On a postcard-perfect blue-sky day, tree branches weave verdant arches above a clear, slow-moving waterway. Skittish turtles slide from driftwood to disappear under the mirrored surface as people in canoes glide close. A heron, eyeing those floating visitors, flies gracefully to a limb a bit further away.
“This place is so beautiful and so quiet,” says a first-time paddler in a hushed voice that seems appropriate to the surroundings. “I can hardly believe we’re this near so much development and such busy highways.”
The 194-mile-long Cahaba River twists and turns through Alabama’s largest metro area. It’s a primary source of water for the Birmingham community and a globally recognized treasure of biological diversity. For those who discover the allure of this mostly hidden natural corridor, the river is a cherished source of outdoor recreation, especially canoeing and fishing.
Like other waterways, the Cahaba faces many threats. Abnormal amounts of sediment from construction, agriculture, and mining clog the riverbed and smother aquatic life. Storm runoff washes chemical pollutants and trash into the stream. Overflowing wastewater systems further stress the environment.
The latest threat – says the nonprofit Cahaba River Society, which works to protect the river from these and other challenges and to educate residents about natural resources – is an invasive plant species called Taro that’s spreading like crazy.
“Taro is a fairly common ornamental landscaping plant with elephant-ear leaves,” said Dr. Randy Haddock, the Society’s field director. “Unfortunately, it escapes yards and goes wild, infesting riverbanks and overwhelming native species. It can overrun the rare Cahaba lilies that only exist in a few places, like the Cahaba National Wildlife Refuge downstream from Birmingham.”
To fight Taro, the Society recommends simply ripping it out by the roots. Key to the success of a Taro-removal campaign are concerned citizens willing to join the fight by paddling and wading to wherever patches thrive, digging them up, bagging the roots, and hauling them away.
That’s where volunteers such as those in the self-proclaimed Regions Navy come in. Comprised of employees at Regions Bank, one of many local companies supporting the Society’s mission, this canoe-paddling force has specifically targeted Taro.
“In September, 20 Regions bankers spent a day in canoes and kayaks, locating and removing Taro plants,” said Ben Morgan, who organized the event. “We’re very fortunate that Regions allows associates to take one paid day off each year to do volunteer work through a program called ‘What a Difference a Day Makes.’ Being empowered to spend a workday to assist civic causes is very rewarding. I’m hopeful that we’ll pull together additional teams of volunteers to help the Cahaba River Society in this effort.”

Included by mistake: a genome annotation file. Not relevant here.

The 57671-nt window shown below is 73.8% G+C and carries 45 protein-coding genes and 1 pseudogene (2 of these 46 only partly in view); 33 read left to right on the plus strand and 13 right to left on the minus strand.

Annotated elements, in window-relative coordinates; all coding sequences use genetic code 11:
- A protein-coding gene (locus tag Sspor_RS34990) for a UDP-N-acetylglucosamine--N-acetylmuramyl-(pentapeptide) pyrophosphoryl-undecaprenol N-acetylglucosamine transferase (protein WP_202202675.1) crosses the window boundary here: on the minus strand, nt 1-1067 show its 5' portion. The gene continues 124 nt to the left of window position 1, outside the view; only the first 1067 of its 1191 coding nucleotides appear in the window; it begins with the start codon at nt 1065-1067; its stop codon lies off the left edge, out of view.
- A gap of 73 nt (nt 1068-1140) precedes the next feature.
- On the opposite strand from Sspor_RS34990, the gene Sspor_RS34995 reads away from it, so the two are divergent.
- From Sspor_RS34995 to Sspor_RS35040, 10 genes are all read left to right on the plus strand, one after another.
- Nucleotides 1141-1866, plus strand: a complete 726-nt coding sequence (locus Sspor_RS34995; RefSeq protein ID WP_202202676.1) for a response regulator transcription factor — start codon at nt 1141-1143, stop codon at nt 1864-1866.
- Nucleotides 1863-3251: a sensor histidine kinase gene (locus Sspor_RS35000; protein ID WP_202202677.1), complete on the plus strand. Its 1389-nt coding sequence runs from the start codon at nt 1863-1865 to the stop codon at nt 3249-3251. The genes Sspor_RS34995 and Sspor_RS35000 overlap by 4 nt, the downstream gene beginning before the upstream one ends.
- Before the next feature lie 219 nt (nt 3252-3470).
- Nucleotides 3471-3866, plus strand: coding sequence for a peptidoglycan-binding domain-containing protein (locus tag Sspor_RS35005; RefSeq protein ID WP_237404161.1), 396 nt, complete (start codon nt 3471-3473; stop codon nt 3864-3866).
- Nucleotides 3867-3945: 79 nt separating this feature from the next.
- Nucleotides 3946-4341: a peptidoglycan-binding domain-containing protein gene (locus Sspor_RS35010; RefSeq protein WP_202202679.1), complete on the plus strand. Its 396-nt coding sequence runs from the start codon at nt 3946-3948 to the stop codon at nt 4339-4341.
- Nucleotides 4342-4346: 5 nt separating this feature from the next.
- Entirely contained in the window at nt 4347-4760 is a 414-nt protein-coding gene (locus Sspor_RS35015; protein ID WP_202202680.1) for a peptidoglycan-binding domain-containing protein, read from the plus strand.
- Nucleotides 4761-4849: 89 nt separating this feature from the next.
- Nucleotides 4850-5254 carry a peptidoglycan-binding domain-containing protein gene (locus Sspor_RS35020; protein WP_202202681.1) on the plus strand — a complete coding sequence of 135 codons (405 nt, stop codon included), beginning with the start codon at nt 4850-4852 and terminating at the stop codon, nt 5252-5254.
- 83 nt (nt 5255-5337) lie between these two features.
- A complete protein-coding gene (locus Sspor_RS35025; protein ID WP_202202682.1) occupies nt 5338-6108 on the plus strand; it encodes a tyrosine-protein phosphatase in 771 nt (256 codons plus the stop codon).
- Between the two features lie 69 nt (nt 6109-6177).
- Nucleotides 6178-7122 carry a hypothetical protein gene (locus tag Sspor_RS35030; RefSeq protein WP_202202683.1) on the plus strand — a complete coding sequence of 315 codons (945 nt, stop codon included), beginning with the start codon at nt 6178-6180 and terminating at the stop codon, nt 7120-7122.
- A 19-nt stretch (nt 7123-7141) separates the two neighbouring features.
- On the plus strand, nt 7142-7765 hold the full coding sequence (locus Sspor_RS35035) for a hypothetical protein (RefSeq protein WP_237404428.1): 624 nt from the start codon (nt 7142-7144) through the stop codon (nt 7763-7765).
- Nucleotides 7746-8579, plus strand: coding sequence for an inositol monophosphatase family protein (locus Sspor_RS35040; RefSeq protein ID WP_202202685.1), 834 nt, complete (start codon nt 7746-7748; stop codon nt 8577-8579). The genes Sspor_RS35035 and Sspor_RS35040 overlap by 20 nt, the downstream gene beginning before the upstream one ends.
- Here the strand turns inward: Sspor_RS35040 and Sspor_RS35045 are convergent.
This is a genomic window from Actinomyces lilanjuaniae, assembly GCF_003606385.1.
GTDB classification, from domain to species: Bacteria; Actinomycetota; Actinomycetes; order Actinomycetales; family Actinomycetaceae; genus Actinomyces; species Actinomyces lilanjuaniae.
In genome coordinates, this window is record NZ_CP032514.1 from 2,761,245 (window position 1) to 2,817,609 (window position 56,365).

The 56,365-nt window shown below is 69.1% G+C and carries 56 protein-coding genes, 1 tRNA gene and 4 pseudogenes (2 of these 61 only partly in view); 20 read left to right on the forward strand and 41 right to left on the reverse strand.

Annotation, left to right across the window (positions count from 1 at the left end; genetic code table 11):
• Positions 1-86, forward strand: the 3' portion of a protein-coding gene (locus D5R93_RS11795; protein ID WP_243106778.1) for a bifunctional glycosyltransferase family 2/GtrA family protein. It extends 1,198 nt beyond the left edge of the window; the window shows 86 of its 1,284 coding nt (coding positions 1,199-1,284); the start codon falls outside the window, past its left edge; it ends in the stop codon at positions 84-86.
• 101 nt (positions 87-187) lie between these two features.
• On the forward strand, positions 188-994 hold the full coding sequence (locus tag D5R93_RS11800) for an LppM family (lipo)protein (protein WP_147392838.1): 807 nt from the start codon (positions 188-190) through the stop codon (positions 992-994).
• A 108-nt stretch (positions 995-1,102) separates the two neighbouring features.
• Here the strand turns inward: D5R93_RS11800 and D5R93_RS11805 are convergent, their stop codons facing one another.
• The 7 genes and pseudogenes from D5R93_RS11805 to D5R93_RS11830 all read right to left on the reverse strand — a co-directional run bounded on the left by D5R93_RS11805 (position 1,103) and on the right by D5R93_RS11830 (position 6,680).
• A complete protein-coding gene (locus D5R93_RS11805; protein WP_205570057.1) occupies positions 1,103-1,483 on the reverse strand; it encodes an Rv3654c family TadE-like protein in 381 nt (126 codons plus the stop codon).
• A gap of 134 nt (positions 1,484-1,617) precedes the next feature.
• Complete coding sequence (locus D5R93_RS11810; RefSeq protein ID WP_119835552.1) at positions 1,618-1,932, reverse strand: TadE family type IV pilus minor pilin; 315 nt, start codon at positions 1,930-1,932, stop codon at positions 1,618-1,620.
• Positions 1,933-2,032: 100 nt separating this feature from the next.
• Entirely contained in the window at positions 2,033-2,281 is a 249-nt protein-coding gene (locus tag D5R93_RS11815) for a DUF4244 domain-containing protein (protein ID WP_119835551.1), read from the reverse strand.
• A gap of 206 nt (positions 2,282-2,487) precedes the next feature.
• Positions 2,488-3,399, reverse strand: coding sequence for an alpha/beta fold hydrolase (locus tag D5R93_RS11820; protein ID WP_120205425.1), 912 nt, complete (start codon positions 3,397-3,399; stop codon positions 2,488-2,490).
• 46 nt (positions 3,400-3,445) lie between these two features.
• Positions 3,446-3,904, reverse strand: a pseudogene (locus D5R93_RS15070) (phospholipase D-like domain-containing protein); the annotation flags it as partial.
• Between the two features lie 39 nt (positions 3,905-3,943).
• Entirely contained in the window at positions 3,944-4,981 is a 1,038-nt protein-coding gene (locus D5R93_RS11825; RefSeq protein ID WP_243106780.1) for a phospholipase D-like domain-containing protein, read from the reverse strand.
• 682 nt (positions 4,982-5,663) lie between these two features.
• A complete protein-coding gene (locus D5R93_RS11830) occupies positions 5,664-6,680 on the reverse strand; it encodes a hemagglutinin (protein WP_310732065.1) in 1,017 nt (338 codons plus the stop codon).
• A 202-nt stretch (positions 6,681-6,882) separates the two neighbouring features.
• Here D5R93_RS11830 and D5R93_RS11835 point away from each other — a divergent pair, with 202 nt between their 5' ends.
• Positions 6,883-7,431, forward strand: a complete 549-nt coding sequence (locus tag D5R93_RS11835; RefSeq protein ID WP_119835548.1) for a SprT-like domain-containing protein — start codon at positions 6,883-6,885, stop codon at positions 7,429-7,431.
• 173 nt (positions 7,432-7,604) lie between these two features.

The Society’s education director, Gordon Black, led this Regions crew into action, including some participants who had never been canoeing. They paddled 3.5 miles each direction on a narrow reservoir from which Birmingham draws much of its water supply and waded knee deep farther upstream through small rapids. Along the way, they used potato forks and shovels to uproot Taro until garbage bags bulging with them filled the vessels.
“Regions is one of the most effective volunteer forces we partner with,” Black says. “On one trip we filled 15 canoes – twice! – with trash from the reservoir. On another we pulled a mountain of trash from a free-flowing stretch of the river. Lately we’ve shifted to removing invasive plants.
“It’s enormously valuable to build relationships with corporations that provide volunteers,” Black added. “Getting more people on the Cahaba spreads the word about how great it is, what threatens it, and how they can become better stewards of the river.”
Of the hundreds of Taro plants removed by the Regions Navy, a select few lived to serve another purpose. Taken to the Cahaba River Fry-Down festival in downtown Birmingham’s Railroad Park, they were used for educational purposes.
“We showed hundreds of people what Taro looks like and explained the problem,” Black said. “Maybe now they’ll be more aware and not toss exotic plants where they might spread and harm the native species. Maybe now they’ll join us on the river and learn to appreciate the Cahaba.”